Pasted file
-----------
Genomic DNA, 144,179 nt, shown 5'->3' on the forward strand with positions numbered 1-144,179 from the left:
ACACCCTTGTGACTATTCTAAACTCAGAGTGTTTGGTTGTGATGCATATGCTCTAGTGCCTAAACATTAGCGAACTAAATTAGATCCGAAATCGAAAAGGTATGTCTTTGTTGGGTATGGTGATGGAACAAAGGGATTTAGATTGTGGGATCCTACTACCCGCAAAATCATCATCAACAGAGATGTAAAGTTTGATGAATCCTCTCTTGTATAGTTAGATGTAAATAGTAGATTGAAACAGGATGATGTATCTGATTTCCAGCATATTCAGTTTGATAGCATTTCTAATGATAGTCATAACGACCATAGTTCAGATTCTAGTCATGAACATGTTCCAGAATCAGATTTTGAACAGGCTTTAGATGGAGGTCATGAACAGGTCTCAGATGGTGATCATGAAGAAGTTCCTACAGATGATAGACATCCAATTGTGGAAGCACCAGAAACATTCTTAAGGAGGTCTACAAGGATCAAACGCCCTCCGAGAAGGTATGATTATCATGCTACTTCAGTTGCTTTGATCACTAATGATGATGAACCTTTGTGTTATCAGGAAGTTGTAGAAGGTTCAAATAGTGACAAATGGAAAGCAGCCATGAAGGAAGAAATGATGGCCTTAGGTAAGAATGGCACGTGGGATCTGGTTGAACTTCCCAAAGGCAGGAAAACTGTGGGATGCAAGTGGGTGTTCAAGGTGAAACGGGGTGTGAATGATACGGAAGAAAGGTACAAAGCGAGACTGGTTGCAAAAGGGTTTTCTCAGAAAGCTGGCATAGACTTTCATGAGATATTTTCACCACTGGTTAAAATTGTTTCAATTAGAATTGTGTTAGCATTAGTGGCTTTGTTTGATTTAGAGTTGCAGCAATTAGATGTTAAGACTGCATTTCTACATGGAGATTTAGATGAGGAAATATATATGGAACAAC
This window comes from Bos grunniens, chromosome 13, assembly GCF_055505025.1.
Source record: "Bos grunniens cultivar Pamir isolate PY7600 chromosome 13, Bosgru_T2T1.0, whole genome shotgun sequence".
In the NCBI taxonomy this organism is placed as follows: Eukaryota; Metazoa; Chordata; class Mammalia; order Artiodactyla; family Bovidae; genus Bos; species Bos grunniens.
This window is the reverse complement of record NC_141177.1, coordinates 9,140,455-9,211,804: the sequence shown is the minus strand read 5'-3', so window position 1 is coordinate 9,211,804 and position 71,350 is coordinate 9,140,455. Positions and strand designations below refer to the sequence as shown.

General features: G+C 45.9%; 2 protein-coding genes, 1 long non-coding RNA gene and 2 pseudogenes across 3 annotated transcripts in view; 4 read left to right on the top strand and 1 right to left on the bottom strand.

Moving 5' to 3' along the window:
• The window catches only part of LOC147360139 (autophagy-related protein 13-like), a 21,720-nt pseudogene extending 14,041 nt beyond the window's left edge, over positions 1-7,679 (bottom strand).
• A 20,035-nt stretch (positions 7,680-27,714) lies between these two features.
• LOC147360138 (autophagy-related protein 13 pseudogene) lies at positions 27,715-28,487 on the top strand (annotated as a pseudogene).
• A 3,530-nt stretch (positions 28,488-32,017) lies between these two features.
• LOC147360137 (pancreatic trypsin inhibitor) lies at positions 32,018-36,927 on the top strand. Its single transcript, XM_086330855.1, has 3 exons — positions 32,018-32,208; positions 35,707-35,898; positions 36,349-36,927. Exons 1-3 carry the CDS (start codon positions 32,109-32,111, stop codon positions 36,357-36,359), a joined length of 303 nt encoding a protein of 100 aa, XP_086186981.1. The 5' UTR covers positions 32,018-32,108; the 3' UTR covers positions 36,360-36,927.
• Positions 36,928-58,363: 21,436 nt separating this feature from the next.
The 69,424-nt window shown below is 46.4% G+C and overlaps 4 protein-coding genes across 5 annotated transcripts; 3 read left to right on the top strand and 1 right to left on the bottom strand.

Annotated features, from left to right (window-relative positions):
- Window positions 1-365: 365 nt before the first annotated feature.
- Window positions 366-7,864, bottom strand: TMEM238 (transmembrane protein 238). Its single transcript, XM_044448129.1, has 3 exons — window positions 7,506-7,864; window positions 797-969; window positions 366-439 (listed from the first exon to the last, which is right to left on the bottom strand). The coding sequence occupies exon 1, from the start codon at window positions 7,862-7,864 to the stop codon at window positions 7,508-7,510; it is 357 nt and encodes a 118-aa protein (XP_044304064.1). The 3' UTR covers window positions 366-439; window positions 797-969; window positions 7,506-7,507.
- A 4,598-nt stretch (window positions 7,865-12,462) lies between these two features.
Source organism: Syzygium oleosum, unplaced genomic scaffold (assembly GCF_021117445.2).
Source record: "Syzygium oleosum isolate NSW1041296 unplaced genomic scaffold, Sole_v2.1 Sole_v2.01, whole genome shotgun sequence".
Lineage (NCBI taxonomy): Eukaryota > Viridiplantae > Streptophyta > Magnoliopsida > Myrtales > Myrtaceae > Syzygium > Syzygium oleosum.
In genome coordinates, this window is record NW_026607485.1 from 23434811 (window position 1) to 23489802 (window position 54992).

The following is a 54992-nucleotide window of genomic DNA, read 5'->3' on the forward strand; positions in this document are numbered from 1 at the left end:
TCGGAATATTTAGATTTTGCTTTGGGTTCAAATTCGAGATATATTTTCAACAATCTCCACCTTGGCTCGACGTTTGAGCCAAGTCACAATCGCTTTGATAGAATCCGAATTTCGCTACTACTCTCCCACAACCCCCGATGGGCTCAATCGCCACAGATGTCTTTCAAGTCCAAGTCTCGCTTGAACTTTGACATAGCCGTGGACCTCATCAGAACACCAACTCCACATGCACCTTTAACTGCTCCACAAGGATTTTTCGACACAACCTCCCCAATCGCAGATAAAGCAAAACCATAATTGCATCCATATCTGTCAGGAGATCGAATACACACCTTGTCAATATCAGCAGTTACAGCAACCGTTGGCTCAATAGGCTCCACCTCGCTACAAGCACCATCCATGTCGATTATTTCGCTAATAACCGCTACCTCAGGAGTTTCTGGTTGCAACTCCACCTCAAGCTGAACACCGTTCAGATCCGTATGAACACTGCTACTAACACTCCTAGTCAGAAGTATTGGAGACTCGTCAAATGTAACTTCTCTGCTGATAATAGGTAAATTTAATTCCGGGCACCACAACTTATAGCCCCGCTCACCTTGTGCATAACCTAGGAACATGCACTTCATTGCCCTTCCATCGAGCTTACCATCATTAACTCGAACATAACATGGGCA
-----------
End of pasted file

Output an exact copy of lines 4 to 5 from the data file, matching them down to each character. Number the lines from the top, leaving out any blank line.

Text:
Source record: "Bos grunniens cultivar Pamir isolate PY7600 chromosome 13, Bosgru_T2T1.0, whole genome shotgun sequence".
In the NCBI taxonomy this organism is placed as follows: Eukaryota; Metazoa; Chordata; class Mammalia; order Artiodactyla; family Bovidae; genus Bos; species Bos grunniens.